One way of describing the riveting 2020 election is by emphasizing the Presidential race outcome — with a new occupant soon heading to the White House.
However, the story of this election goes a lot deeper, with some races still to be decided. It’s important to understand voter motivations and election implications across national and state contests, said Jim Ellis, Senior Political Analyst for BIPAC, the Business-Industry Political Action Committee.
“The Presidential election was more of a rejection of Trump individually as opposed to his policies,” Ellis said during an ABA post-election webinar geared to members of ABA’s PAC and NextGenBaker program. “Once we see final electoral numbers and have the ability to analyze them, I believe we will detect many unaffiliated center and right-of-center voters who said I can’t vote for Trump but came back in the other races to vote Republican because they believed the Democratic policies were too extreme.”
Ellis relayed insights on a wide range of election results and those still to be decided — in particular the makeup of the Senate in what he called this period of “elongated political overtime.”
He was joined in the presentation by Kelly Knowles, ABA’s Vice President of Political and State Affairs, who discussed the association’s proactive 2020 PAC efforts and its future action plans.
What Stood Out in Election
- Electoral Math: Ellis called it “extraordinary” that this Presidential contest will likely be decided by the same electoral scoring as the prior one — 306 to 232 — but with a reversal in the winner this time around. “So in a lot of ways it’s a rerun, with the same states, the same electoral vote count, but a flip in the numbers,” he said.
- Key States: Ellis said his earlier prediction of five states that will really matter — discussed in a pre-election ABA podcast — came true. Those are the southern tier states of Arizona, Texas, Georgia, Florida, and North Carolina. “I said that if Biden could break through in one of these, he would win,” Ellis said. “And it looks like he got two,” both Arizona and Georgia.”
- House Results: Republicans gained seats in the House — actually taking back seats they lost to the Democrats in 2018 — which may lead to more momentum for Republicans in that chamber in 2022, Ellis said.
What’s Still on the Radar
- Senate Runoff: The Georgia runoff for both Senate seats on January 5th will be consequential for deciding the Senate’s makeup. Republicans need to win just one to keep control of the Senate. Ellis gives the edge to the Republicans, but he predicted one party will win both races. “Whichever side gets voters to turn out more will win both,” he said. “I don’t see a split.”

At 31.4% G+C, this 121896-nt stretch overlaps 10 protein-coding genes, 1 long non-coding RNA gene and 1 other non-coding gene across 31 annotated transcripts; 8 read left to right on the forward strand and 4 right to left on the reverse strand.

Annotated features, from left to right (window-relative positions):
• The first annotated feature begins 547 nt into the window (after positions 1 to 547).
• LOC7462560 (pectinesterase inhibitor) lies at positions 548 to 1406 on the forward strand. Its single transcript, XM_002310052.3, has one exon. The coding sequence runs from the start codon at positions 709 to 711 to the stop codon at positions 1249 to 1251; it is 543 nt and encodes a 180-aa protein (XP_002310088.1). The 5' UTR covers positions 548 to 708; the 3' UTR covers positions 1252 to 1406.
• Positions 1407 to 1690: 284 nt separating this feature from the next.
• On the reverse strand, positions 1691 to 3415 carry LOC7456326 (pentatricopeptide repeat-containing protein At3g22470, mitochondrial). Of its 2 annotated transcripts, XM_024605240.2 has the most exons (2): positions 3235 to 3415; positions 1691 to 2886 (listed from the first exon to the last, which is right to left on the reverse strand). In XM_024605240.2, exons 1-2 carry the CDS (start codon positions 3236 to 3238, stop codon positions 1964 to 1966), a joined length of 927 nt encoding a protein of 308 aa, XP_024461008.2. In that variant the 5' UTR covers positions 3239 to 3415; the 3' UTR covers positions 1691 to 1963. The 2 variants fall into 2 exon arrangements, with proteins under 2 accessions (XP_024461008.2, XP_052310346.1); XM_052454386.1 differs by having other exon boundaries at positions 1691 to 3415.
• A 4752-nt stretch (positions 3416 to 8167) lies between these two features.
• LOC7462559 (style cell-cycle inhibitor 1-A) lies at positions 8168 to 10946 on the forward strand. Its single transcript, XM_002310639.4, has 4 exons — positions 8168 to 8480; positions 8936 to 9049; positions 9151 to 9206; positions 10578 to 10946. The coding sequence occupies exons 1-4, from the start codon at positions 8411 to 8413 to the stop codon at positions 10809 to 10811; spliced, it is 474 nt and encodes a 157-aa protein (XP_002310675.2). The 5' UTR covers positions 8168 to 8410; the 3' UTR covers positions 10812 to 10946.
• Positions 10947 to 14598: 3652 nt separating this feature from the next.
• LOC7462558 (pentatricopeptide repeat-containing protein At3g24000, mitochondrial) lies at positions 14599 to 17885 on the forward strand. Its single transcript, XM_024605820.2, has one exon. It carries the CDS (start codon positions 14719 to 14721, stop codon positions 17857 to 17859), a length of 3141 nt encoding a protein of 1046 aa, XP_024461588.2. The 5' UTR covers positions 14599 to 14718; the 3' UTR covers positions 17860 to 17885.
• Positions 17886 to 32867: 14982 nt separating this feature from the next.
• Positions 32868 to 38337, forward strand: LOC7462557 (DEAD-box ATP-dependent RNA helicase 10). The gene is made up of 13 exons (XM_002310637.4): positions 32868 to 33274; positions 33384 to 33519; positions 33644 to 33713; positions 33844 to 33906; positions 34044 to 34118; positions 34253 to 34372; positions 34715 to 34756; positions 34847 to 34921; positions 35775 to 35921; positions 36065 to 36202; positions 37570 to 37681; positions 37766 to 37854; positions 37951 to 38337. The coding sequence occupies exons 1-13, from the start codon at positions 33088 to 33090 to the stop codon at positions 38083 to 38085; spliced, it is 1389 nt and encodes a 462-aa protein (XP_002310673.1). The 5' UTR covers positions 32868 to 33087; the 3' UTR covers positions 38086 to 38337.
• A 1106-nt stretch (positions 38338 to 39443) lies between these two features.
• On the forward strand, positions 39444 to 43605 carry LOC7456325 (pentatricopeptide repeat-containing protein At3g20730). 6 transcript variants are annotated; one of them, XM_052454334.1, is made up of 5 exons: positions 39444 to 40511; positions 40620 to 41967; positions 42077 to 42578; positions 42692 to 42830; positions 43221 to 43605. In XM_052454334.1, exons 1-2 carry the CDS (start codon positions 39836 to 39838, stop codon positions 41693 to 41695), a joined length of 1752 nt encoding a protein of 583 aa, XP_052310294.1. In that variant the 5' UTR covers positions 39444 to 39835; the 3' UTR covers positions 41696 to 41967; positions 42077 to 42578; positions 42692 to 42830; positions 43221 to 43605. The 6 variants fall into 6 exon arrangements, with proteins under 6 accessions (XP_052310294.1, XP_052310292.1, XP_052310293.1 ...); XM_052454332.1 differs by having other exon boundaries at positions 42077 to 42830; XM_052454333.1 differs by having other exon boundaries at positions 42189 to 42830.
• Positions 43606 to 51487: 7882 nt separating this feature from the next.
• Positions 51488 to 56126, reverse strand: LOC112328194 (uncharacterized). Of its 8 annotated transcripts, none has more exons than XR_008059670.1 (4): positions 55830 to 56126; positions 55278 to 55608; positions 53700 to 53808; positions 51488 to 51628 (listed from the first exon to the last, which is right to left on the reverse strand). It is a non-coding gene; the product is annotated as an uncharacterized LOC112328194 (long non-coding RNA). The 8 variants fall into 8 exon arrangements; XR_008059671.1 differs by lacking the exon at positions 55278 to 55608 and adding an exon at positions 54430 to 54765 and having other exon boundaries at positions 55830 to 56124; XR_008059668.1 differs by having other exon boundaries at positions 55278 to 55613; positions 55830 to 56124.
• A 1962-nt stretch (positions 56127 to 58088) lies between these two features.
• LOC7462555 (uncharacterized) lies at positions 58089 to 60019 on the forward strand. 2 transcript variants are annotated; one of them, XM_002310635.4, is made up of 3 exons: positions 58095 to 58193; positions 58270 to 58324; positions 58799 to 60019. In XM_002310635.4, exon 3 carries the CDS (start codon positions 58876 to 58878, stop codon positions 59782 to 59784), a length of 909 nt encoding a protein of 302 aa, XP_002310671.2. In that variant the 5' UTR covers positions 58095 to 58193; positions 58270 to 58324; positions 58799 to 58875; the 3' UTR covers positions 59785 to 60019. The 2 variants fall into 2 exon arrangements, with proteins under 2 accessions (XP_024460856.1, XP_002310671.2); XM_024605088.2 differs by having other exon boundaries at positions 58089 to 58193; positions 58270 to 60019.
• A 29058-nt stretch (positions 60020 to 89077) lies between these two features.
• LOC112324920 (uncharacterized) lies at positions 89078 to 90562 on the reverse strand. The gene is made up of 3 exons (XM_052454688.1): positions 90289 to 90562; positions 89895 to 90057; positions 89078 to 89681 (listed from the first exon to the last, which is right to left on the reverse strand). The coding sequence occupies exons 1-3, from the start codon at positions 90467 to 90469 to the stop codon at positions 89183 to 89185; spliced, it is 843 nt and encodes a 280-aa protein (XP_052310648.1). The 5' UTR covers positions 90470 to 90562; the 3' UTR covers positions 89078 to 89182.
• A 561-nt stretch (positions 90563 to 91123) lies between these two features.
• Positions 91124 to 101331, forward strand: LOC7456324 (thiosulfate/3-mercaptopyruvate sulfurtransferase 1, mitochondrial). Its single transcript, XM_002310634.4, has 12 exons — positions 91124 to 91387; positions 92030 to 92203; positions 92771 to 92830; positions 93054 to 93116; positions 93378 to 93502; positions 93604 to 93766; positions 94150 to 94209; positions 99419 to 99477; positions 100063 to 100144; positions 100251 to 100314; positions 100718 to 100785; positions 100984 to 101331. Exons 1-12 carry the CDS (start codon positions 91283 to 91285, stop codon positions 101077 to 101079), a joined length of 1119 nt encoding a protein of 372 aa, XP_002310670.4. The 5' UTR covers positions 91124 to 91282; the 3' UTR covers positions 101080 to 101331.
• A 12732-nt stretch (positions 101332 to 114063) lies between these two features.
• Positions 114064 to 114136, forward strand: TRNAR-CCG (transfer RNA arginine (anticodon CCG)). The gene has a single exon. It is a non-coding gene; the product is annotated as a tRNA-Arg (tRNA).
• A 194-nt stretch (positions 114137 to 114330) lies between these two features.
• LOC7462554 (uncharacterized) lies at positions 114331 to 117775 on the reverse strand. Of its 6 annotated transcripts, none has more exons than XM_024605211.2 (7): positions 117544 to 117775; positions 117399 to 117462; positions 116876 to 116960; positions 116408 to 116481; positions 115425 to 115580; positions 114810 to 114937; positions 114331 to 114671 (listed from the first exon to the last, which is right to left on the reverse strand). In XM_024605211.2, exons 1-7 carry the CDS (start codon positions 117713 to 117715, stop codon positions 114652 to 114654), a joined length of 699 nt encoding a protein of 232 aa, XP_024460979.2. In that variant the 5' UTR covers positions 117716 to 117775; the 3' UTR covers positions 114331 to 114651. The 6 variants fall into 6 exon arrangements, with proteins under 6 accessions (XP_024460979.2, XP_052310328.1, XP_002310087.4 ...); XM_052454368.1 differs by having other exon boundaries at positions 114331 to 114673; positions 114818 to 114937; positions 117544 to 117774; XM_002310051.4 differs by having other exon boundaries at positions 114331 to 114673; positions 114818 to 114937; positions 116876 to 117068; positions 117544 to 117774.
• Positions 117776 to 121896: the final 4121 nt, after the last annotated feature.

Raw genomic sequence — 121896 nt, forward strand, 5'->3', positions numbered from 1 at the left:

- Trump Lawsuits: President Trump has been challenging the Presidential election result with lawsuits, but Ellis said he doesn’t believe this will succeed in changing the outcome. “He needs three states to flip the outcome, and that does not appear that it’s going to happen” Ellis said.
- Reapportionment: The Census Bureau is targeting early January to report reapportionment numbers for redistribution of seats in the House, based on population changes. Ellis said red states — including Texas and Florida — are expected to gain seats in reapportionment, while blue states are expected to be on the losing side — including possibly California for the first time.
Ellis said the outcomes in state legislatures represented a stunning blow to Democrats and the biggest election surprise. “Democrats targeted 13 states for flipping chambers,” he said. “They spent millions of dollars and got zero. Just one state flipped it chamber — New Hampshire — but it went from Democrat to Republican.”
ABA PAC Succeeds and Eyes Future
ABA’s Knowles reported success with ABA’s political efforts that raised money for candidates in Congressional races who supported free enterprise and the baking industry. She cited a “90% win rate” for candidates supported in House races and 80% for the Senate. Initiatives successfully pivoted from traditional in-person strategies to virtual ones suited to the COVID era.
The emphasis is now on helping the Georgia runoff Republican Senate candidates with “maxed-out contributions.”
“And we’re already gearing up for the 2022 election cycle,” she added.
If you missed this event, access the recording here.